DOCUMENT: Revolting, Stupid

Company Seeks "Je Suis Charlie" Trademark

Florida firm races to capitalize on deadly attack

Je Suis Charlie rally

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Terrible Trademarks

JANUARY 23--In the proud tradition of racing to capitalize commercially on tragedy, American entrepreneurs have filed applications to trademark the respective phrases “Je Suis Charlie” and “Black Lives Matter” so that they can be slapped on merchandise ranging from hoodies to salt and pepper shakers.

Really, is there a better way to season your meat than with condiment dispensers offering a nod to the slaughter of French innocents?

In filings last week with the United States Patent and Trademark Office, the applicants each contended that “no other person has the right to use the mark in commerce.”

On January 16, a New York City law firm filed a trademark application for “Je Suis Charlie” on behalf of the Latin American Trading Group, a Florida company.

According to state records, the firm’s president, secretary, and sole director is Joe Marc Gershon (seen at right). The corporation’s address is a two-bedroom condominium apartment in Aventura, a city just north of Miami.

The 36-year-old Gershon’s company wants a trademark for three separate classes of goods, according to its $975 USPTO application (which was filed nine days after the deadly terrorist attack on the “Charlie Hebdo” office in Paris).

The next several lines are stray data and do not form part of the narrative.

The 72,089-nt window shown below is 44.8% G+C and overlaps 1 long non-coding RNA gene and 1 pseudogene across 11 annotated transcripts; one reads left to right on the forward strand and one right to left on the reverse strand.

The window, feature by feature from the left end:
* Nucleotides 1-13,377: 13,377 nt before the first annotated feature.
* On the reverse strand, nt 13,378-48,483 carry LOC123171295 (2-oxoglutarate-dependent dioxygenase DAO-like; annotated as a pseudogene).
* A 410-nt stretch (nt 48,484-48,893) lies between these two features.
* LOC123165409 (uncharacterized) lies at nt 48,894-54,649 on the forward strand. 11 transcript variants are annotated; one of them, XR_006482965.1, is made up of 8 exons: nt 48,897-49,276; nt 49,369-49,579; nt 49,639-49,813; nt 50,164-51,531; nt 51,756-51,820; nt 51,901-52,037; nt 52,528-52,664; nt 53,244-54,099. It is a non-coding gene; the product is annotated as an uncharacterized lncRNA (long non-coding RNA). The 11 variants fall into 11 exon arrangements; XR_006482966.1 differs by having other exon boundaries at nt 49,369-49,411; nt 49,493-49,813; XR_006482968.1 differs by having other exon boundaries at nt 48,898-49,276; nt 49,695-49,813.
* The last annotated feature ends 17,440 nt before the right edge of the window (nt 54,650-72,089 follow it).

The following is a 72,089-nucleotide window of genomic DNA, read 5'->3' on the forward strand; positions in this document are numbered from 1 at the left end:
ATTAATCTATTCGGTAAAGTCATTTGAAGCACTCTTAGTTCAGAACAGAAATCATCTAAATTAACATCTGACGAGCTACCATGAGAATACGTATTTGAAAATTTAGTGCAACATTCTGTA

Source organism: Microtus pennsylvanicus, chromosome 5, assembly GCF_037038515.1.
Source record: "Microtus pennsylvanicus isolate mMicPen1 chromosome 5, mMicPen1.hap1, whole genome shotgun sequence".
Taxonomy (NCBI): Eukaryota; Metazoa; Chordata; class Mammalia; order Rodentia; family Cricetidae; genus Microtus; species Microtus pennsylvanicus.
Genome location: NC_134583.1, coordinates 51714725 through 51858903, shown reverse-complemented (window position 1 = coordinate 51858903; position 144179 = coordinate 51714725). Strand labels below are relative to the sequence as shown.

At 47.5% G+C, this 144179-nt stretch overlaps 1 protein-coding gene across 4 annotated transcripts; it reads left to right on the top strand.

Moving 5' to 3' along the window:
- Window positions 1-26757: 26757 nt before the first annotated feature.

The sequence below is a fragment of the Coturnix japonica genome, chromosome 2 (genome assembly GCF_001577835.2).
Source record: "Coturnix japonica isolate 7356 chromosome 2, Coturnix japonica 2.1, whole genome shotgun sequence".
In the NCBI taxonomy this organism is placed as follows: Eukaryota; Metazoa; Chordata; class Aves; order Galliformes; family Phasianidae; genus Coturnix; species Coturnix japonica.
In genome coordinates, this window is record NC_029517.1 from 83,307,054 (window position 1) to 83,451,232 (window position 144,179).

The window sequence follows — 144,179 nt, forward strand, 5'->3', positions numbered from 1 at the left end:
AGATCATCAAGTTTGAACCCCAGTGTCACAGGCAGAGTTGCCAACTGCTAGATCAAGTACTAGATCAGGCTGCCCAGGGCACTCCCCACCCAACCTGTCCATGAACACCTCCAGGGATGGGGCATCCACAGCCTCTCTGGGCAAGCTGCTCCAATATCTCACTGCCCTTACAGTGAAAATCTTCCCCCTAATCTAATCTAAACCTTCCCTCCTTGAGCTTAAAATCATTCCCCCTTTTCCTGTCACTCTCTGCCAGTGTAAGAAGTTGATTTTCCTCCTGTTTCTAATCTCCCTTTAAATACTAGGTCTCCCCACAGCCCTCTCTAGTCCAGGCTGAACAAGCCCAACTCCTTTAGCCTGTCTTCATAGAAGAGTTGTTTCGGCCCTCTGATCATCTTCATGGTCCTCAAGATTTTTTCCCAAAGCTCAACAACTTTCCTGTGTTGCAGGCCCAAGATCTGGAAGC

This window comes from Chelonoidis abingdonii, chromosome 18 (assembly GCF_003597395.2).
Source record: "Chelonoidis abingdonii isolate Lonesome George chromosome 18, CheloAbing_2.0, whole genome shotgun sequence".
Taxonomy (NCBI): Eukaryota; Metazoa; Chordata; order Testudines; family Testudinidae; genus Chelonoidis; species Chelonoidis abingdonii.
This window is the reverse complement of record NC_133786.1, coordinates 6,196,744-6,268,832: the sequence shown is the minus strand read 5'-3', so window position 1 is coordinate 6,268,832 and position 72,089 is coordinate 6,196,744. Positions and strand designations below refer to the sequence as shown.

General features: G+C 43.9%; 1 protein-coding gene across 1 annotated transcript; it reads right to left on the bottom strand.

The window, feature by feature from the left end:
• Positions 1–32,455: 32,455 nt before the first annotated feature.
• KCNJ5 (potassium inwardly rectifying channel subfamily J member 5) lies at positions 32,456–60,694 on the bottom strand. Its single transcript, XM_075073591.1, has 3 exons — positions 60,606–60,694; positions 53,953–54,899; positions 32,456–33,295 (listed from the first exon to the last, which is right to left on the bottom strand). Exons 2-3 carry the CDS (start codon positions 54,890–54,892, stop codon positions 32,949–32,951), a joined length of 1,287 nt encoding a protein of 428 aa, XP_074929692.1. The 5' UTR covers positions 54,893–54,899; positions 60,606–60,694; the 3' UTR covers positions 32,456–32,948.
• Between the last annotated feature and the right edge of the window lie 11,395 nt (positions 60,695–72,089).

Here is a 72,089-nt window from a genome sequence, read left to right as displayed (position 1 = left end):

In addition to clothing and footwear, Gershon’s firm wants to use the “Je Suis Charlie” mark on bags, luggage, suitcases, wallets, briefcases, and key chains. The third class of goods includes beverage glasses, bowls, dishes, salt and pepper shakers, lunch boxes, pot holders, serving platters, and coasters. 

The Latin American Trading Group’s application makes no mention of having previously used “Je Suis Charlie” for commercial purposes. Nor does the firm specify which of the many types of products included in the three trademark classes it plans to produce under the “Je Suis Charlie” brand.

On January 12, Michael Southern, a 42-year-old Chicago resident, applied to trademark “Black Lives Matter.” Southern, a former aspiring model who operates an online t-shirt business, paid a $325 filing fee for an application seeking to use the phrase on t-shirts and hoodies for all ages (from “infants, babies, toddlers and children” to “men, women, boys, girls”).

Southern, who is already selling a “Black Lives Matter” t-shirt on his web site, claims that he has been using the phrase in commerce since “at least as early as 12/18/2014.” On his site, the “Black Lives Matter” shirt has a “TM” mark on it, though the trademark has not been issued.

Likewise, Southern is peddling “I Can’t Breathe” t-shirts with an identical “TM” mark, though he has not applied for that phrase (which has already been claimed by an Illinois woman).

Southern is pictured above in a photo from his modeling days. (3 pages)